F Stands for Fungible

Reading time: about 4 min.
sff  mental-health  writing 

I started the process of mothballing my old site last night.

It was really hard to go through nearly 700 posts and unpublish them, leaving only the ones I’m planning on archiving on a static site.

Really, really hard. Also hard was seeing people respond on Twitter to my statement a few days ago that I was shutting the site down.

It’s been, personally, a terrible few years. I’ve lost my health, my career, and now I’m losing the vast majority of my social network. I am gutted.

The ongoing harassment, silencing, and other kinds of abuse I’ve had to deal with over the nearly 10 years I’ve been publishing there–it’s just too much. I think that if I hadn’t felt so alone during last year’s Hugo season and if people with larger platforms on social media had done something to defend me instead of choosing to let me be the tank for people’s dissatisfaction with the Hugo ballot…

Because that was a choice. Let’s not pretend that it wasn’t. A lot of people knew how distressed I was by the bad faith arguments and the intimations that if I were a decent person, I’d have refused the nomination and they chose to say and do nothing.

And then when I was brigaded by a bunch of leftier-than-thou jackasses after the Hugos–again, no support. The fiction finalists who received abuse did get a lot of support, but when I posted in the finalist Slack that I was also being abused and the only other person who responded was another fan, well. That showed me who the SFF community finds importand and who they don’t. Shortly after, I quietly peaced out of the Slack since I no longer felt welcome.

I often joke that F doesn’t stand for fan, it stands for fungible.

fungible: being something (such as money or a commodity) of such a nature that one part or quantity may be replaced by another equal part or quantity in paying a debt or settling an account

That is, fans like myself are seen by many pro writers and SMOFs as interchangeable cogs in the SFF community. And since we are fungible, when someone’s pushed aside or leaves, well, it’s not a big deal. Someone else will certainly come along. And I am definitely feeling disposable. Surely, there will come along someone else to fill my particular niche in the SFF community. I wish them luck, because they’re going to need it.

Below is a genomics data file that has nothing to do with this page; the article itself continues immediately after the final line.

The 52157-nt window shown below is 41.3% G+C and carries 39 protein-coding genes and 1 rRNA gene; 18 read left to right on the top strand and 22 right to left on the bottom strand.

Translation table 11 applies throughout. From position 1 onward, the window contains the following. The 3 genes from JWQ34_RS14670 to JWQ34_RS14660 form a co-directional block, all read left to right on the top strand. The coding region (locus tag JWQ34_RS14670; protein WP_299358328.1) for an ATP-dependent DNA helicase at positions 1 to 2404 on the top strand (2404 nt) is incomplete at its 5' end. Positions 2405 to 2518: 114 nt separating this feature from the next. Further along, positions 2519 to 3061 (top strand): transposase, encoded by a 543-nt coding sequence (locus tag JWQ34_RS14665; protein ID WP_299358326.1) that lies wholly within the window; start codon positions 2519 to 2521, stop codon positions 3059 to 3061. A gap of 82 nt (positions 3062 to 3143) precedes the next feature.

I’ve talked a little bit about what I’ve had to deal with over the last ten years, let me make it explicit:

  • professional writers I thought were friends not only expressing relief that my essay didn’t win a Hugo, but the fact that it was nominated was a disgrace and saying so in a place where I could not only see it, but interact with it–and their silence when I expressed my disappointment that they hadn’t bothered to hide it from me
    • the comments on said post, some of which called my nomination the worst thing ever to happen to the Hugos, worse than that time Harlan Ellison grabbed Connie Willis’s breast at the Hugo Awards Ceremony (there is video, you can look it up)
  • aforementioned brigading by a bunch of leftier-than-thou jackasses on Twitter
    • the ringleaders have also made photoshopped memes of a post I deleted which they think is hilarious (it’s not)
    • one of them also published a “poem” which was “inspired” by my deleted tweet and which also included the image and the tweet’s text
    • their creation of a “movement” in SFF that they can’t even define cogently which appears to have been created, in part, as a way to direct harassment towards me by getting the attention of professional writers with a significant platform
    • ongoing defense of the subject of my essay, which is just weird because he’s a cis het white man with a swimming pool full of money: presumably everything they hate about capitalism and the power structures it sustains
  • having my work appropriated by professional non-fiction writers and not credited and when they were asked to credit me, made pathetic excuses
  • endless accusations of whining, of jealousy, or of just wanting more traffic
  • “friendly advice” to be less blunt, to be nicer, to be quiet
  • abusive comments calling me names, making fun of my appearance, telling me to die and/or kill myself
  • doxxed 3 times in 2 years by trolls, Worldcon, and SFWA

Legitimate criticism and engaging with my arguments? I have no problem with that. It’s when all this other stuff happens and happens because I’m saying things that people don’t like or don’t want to hear or because I don’t look the way they think I should (pray tell, how should I look?).

And it’s been ongoing for nearly 10 years and for the most part, the attacks are coming from inside the house.

Is it any wonder that I feel like I need a little space to re-grow and to find my voice again?

That doesn’t mean I’m not sad about walking away: I am. I know that there are many people that I will lose touch with, since I won’t be interacting with them on Twitter or seeing them at conventions. I know that when I do start attending conventions again, I won’t be asked to be on programming anymore–and I love being on panels and I’ve been told that I’m good at being on panels.

Perhaps, eventually, I’ll feel comfortable shedding this pseudonym. For now, though, it’s exactly what I need.